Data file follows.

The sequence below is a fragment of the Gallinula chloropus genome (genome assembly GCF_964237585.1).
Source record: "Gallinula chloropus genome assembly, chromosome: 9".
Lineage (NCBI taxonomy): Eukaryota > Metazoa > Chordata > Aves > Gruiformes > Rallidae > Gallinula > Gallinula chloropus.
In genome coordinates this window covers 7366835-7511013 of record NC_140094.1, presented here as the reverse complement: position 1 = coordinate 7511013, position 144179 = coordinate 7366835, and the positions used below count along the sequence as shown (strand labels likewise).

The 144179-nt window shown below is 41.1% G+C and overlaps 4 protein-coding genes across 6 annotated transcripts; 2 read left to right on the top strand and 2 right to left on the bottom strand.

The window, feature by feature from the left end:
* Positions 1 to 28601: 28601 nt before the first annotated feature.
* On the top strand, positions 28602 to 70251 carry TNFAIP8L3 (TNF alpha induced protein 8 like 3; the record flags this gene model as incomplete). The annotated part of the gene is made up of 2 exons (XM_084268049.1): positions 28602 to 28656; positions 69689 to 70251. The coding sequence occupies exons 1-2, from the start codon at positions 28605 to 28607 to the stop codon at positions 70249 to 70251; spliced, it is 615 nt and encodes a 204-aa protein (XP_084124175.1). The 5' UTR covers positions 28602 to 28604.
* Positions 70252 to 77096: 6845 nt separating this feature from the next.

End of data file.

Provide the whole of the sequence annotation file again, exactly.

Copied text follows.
The sequence below is a fragment of the Gallinula chloropus genome (genome assembly GCF_964237585.1).
Source record: "Gallinula chloropus genome assembly, chromosome: 9".
Lineage (NCBI taxonomy): Eukaryota > Metazoa > Chordata > Aves > Gruiformes > Rallidae > Gallinula > Gallinula chloropus.
In genome coordinates this window covers 7366835-7511013 of record NC_140094.1, presented here as the reverse complement: position 1 = coordinate 7511013, position 144179 = coordinate 7366835, and the positions used below count along the sequence as shown (strand labels likewise).

The 144179-nt window shown below is 41.1% G+C and overlaps 4 protein-coding genes across 6 annotated transcripts; 2 read left to right on the top strand and 2 right to left on the bottom strand.

The window, feature by feature from the left end:
* Positions 1 to 28601: 28601 nt before the first annotated feature.
* On the top strand, positions 28602 to 70251 carry TNFAIP8L3 (TNF alpha induced protein 8 like 3; the record flags this gene model as incomplete). The annotated part of the gene is made up of 2 exons (XM_084268049.1): positions 28602 to 28656; positions 69689 to 70251. The coding sequence occupies exons 1-2, from the start codon at positions 28605 to 28607 to the stop codon at positions 70249 to 70251; spliced, it is 615 nt and encodes a 204-aa protein (XP_084124175.1). The 5' UTR covers positions 28602 to 28604.
* Positions 70252 to 77096: 6845 nt separating this feature from the next.